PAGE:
In sports history, nothing can rival it
The Celtics and Lakers already have met more times to decide a major American sports championship than any two clubs have in any of our four major team sports, and now they are about to play for a 12th time. How could anyone not be at least a little bit engulfed in this history?
Where would Celtics history be without Selvy’s (Missed) Shot, Cooz’s Last Game, the Balloon Game, Henderson Steals The Ball, The Great Takedown, the Heat Game, the Great ’08 Comeback, and, of course, 131-92?
Where would Lakers history be without Elgin scoring 61, West scoring 40 again and again and again, Kareem’s ’85 Redemption, and the “Junior, Junior Sky Hook’’? Sure, the Los Angeles list is a bit shorter. The Lakers are 2-9 against the Celtics in Finals. Of course the list is shorter.
When this rivalry began, the Lakers were still in the Land of 10,000 Lakes. (Why they never changed the nickname when they headed westward in 1960 has never satisfactorily been explained.) The year was 1959, and the Minneapolis Lakers had no chance whatsoever against Bill Russell, Bob Cousy, Tom Heinsohn, Bill Sharman, Frank Ramsey, Jim Loscutoff, and the Jones Boys, all of whom, save Loscy, are in the Hall of Fame (and Loscy has his name/No. 18 retired). All the Lakers had to offer was a sensational rookie named Elgin Baylor, and, as great as he was, that wasn’t enough to challenge the Celtics, who pulled off the first four-game sweep in NBA Finals history.
That mismatch aside, the rivalry we will celebrate for the 11th time encompasses three distinct eras, and it tells us a lot about how the NBA has grown and how spoiled we have all become. I mean, you don’t like a 9 p.m. EDT starting time? Back in the ’60s, if the game from LA was on TV at all, it would start at 8 o’clock PDT, which means 11 here. Don’t like it? Don’t watch.
Of course, not to watch was to miss seeing the greatest team-sport player in North American history. For the ’60s belonged to Bill Russell, who was undefeated against the Lakers and 9-1 overall in championships sought and won. The Lakers had Baylor, who merely invented modern offensive basketball with his astonishing array of pumps, double-pumps, and up-and-under moves that forever changed the concept of what shooting a basketball could entail. They also had Jerry West, the Logo, who played with a ferocity, dignity, and, of course, an extraordinary skill that earned him universal respect. Good Lord, even Johnny Most could not bring himself to utter a negative word about the man he called “Gentleman Jerry.’’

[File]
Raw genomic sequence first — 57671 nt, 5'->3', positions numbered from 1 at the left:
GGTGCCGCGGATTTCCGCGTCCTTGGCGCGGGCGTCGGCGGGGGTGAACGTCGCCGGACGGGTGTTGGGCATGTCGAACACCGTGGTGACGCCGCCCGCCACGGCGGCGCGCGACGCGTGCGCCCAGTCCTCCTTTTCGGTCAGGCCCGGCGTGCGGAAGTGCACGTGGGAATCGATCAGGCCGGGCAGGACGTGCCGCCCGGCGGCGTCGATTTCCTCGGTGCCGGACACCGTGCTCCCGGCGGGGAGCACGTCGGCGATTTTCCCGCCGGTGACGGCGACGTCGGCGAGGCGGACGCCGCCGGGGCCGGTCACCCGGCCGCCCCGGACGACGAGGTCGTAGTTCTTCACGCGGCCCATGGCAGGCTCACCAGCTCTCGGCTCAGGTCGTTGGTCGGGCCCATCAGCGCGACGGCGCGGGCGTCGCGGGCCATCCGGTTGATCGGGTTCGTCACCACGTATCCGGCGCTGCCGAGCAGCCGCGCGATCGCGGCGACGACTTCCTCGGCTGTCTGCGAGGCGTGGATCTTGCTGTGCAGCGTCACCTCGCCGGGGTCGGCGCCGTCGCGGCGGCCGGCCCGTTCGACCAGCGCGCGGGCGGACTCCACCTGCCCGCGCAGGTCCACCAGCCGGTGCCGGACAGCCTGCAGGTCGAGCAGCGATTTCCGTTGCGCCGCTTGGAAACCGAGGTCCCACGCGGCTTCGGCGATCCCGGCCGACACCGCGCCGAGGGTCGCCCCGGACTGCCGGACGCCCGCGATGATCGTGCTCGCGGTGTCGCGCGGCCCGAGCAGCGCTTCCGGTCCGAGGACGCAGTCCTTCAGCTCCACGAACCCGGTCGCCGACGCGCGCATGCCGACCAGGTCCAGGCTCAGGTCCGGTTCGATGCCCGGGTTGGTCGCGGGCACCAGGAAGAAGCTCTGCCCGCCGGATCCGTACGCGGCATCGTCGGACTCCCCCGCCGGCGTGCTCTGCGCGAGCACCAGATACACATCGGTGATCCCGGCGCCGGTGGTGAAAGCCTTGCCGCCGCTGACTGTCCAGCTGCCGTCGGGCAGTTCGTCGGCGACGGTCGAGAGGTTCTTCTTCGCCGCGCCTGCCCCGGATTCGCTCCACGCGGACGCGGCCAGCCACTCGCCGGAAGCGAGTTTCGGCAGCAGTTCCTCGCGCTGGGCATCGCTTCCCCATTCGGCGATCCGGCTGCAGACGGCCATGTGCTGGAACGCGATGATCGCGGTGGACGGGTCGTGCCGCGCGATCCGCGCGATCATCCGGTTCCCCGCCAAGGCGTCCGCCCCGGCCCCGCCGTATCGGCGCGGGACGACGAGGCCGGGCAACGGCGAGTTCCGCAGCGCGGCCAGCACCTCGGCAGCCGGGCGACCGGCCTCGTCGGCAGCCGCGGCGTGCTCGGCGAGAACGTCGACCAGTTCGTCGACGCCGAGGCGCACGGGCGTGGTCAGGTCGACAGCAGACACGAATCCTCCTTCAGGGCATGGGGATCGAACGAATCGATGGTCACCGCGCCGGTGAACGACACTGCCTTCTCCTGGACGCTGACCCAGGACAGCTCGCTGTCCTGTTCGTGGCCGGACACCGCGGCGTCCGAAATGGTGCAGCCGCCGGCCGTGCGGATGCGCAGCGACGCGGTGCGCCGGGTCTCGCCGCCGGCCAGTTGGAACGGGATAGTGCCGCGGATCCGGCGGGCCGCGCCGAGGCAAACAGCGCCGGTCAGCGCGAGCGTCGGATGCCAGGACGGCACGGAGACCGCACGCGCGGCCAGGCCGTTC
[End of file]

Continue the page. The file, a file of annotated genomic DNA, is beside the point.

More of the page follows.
With the help of such accomplices as Rudy LaRusso (dubbed “Roughhouse Rudy’’ by Most, obviously unimpressed with Rudy’s Dartmouth pedigree), Dick Barnett, Frank Selvy, Hot Rod Hundley, Tom Hawkins, Leroy Ellis, Gail Goodrich, etc., Messrs. Baylor and West reached the Finals six times between 1962 and 1969, and six times they were turned back by the Celtics. The confrontations in 1962, 1966, and 1969 all went seven. The Lakers were in all three Game 7s, losing by 3 (OT), 2, and 2.
Seven lousy little points over 149 minutes. And there was no doubt in anyone’s mind what the ultimate difference in these two teams was. He wore No. 6.
“You had to change your complete game because of Russell,’’ lamented Fred Schaus, the losing coach in 1962, 1963, 1965, and 1966.
The truly legendary Chick Hearn broadcast all those games. “If Russell had been the Lakers center,’’ Hearn sighed, “they would have won the ballgames the Celtics did.’’
A year later, the Celtics would win in six as Cousy limped back onto the court with a sprained ankle to steady the troops in his final game. Two years after that, the Celtics smashed the Lakers in five, which was understandable since Baylor had a knee injury that would hamper him the rest of his career, and West likewise had a bad leg. Of course, Gentleman Jerry also averaged 40.